strabismus. Yet the statement made in manuals that double vision is 
never present in this form of squint is not accurate. If pains are taken, 
one can almost always cause the patient to perceive the image received 
by his squinting eye simultaneously with that of the other eye. For this 
purpose a red glass is placed in front of the better eye. The patient is 
made to look at a distant candle-flame, and the eyes are alternately covered 
and uncovered for a certain time. Thus, one seeks to cause the patient to 
perceive separately, then simultaneously, the two differently colored images. 
If there is difficulty in perceiving one of the images, the screen should be 
made to pass in rapid succession before the eye usually employed for fixa¬ 
tion, in'order to diminish the intensity of its vision. 

On the other hand, one may seek to provoke diplopia, primarily in the 
vertical meridian, by means of a prism which carries the inWk of the ob¬ 
ject of fixation above or below the horizontal meridian retina. If 

the vision of the deviated eye be at all sufficient, the part&m will promptly 
appreciate the fact that he sees two objects, not only is&na vertical interval, 
but also separated laterally. However, that wjH^Alistinguishes the di¬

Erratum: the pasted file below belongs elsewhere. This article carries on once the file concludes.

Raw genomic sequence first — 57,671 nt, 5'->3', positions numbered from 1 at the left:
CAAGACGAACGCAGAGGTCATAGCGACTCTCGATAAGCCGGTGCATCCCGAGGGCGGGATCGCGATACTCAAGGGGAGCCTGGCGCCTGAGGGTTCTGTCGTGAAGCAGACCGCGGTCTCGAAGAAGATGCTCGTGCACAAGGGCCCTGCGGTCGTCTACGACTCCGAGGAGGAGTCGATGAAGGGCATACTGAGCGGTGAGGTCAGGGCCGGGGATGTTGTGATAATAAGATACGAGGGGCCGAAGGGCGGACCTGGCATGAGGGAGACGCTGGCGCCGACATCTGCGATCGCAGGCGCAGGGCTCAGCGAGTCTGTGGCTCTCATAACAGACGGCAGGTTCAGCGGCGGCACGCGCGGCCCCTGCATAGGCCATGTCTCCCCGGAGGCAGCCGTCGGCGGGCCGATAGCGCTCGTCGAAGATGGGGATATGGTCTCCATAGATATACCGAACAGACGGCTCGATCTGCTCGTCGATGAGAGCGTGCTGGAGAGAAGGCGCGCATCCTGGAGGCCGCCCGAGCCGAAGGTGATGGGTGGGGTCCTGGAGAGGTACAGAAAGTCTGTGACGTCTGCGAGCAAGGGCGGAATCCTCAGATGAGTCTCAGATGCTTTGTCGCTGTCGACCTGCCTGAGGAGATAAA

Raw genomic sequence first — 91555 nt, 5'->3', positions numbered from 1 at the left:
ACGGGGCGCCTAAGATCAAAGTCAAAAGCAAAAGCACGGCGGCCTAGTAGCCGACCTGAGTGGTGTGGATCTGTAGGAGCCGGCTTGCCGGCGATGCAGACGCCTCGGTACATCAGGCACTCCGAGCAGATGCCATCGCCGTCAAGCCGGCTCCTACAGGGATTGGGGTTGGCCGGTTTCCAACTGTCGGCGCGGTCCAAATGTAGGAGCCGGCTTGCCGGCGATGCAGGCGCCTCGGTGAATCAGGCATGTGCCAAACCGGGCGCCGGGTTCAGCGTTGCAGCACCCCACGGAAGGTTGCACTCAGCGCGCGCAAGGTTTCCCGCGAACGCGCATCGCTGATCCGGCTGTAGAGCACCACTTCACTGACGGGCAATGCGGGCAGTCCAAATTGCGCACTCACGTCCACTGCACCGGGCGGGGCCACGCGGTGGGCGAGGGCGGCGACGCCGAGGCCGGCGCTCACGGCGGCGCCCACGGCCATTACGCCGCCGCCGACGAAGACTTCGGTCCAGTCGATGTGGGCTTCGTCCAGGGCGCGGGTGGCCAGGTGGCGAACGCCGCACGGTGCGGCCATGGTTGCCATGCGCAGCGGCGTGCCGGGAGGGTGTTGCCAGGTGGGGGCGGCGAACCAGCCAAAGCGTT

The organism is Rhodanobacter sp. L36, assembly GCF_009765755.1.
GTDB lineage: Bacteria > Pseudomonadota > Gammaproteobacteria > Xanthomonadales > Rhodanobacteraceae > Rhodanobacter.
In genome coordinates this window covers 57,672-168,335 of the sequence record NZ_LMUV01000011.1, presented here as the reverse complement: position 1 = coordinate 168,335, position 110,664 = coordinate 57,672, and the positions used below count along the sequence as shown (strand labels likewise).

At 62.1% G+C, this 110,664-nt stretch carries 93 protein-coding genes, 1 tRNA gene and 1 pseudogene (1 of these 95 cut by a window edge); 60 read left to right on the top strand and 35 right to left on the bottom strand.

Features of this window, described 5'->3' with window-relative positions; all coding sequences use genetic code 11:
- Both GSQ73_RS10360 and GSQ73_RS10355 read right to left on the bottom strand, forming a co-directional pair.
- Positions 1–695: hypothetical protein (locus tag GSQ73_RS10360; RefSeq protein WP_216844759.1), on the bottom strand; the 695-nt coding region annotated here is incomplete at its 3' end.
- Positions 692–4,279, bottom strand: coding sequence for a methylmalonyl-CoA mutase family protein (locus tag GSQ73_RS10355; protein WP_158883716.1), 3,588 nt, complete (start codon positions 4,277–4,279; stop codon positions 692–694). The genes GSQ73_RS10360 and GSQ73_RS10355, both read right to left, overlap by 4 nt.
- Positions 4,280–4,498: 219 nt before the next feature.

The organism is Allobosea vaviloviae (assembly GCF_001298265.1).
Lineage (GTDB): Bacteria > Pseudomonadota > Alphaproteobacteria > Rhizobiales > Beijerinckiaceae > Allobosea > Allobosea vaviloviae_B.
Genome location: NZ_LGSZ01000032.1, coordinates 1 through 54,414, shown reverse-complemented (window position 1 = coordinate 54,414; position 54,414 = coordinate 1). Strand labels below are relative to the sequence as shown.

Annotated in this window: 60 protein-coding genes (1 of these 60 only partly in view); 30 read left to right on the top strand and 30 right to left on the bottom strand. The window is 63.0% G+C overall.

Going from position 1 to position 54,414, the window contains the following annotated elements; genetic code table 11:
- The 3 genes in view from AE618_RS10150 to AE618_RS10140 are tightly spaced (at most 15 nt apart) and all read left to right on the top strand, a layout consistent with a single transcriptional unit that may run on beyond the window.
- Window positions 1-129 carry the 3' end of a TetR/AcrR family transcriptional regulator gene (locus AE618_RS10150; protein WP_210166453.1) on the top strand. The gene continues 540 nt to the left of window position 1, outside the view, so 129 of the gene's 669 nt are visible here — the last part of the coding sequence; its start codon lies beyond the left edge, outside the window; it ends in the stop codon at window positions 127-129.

plopia of concomitant strabismus from the dipWk* accompanying paralysis 
of the ocular muscles, is not only the difficiVlijf experienced in provoking 
it, but still more the impossibility of determining its exact degree . Although 
seeing double, the patient seems to prcfi^cVtlie two images to the same place ; 
sometimes he can hardly appreciato^KAher his diplopia is homonymous or 
crossed. It is as if he were ccms©atwrof the false direction of his eyes, and 
made the correction of it en&^into the projection of his retinal images. 
The victim of paralytic rfrakismus, on the contrary, projects absolutely as 
if he did not squint,—tlntr is to say, as if the direction of his eyes corre¬ 
sponded to the normafrQnervation of their muscles. 

Apart from tkAj^ecial conditions which we have just mentioned, the 
vision of the^J®&t ( >f fixation remains single. The image received by the 
deviating e)i^ems to be systematically disregarded by the visual centre, 
which renters only the image received by the healthy eye.